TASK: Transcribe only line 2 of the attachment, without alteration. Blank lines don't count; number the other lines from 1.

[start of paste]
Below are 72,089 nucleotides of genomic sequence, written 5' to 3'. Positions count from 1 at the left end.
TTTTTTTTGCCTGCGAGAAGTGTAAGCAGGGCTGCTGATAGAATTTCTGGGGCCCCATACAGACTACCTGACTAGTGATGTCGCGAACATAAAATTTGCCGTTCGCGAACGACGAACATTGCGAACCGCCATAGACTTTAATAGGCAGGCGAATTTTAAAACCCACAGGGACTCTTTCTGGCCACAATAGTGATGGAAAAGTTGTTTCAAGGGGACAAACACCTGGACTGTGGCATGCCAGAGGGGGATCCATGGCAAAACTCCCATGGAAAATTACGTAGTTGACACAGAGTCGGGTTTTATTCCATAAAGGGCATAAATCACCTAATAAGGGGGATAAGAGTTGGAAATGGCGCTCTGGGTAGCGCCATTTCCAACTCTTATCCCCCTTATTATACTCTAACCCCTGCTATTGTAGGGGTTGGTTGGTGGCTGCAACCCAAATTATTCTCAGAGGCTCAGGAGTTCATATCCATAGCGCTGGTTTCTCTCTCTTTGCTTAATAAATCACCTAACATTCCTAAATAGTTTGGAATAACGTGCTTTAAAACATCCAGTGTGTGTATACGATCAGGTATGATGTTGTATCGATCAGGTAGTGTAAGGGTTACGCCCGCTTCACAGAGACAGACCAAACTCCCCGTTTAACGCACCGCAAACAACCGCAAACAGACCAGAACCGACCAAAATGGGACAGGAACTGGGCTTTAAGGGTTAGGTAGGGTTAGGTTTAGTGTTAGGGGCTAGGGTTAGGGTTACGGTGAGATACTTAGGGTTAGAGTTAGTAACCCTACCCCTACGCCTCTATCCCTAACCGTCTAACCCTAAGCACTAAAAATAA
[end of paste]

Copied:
TTTTTTTTGCCTGCGAGAAGTGTAAGCAGGGCTGCTGATAGAATTTCTGGGGCCCCATACAGACTACCTGACTAGTGATGTCGCGAACATAAAATTTGCCGTTCGCGAACGACGAACATTGCGAACCGCCATAGACTTTAATAGGCAGGCGAATTTTAAAACCCACAGGGACTCTTTCTGGCCACAATAGTGATGGAAAAGTTGTTTCAAGGGGACAAACACCTGGACTGTGGCATGCCAGAGGGGGATCCATGGCAAAACTCCCATGGAAAATTACGTAGTTGACACAGAGTCGGGTTTTATTCCATAAAGGGCATAAATCACCTAATAAGGGGGATAAGAGTTGGAAATGGCGCTCTGGGTAGCGCCATTTCCAACTCTTATCCCCCTTATTATACTCTAACCCCTGCTATTGTAGGGGTTGGTTGGTGGCTGCAACCCAAATTATTCTCAGAGGCTCAGGAGTTCATATCCATAGCGCTGGTTTCTCTCTCTTTGCTTAATAAATCACCTAACATTCCTAAATAGTTTGGAATAACGTGCTTTAAAACATCCAGTGTGTGTATACGATCAGGTATGATGTTGTATCGATCAGGTAGTGTAAGGGTTACGCCCGCTTCACAGAGACAGACCAAACTCCCCGTTTAACGCACCGCAAACAACCGCAAACAGACCAGAACCGACCAAAATGGGACAGGAACTGGGCTTTAAGGGTTAGGTAGGGTTAGGTTTAGTGTTAGGGGCTAGGGTTAGGGTTACGGTGAGATACTTAGGGTTAGAGTTAGTAACCCTACCCCTACGCCTCTATCCCTAACCGTCTAACCCTAAGCACTAAAAATAA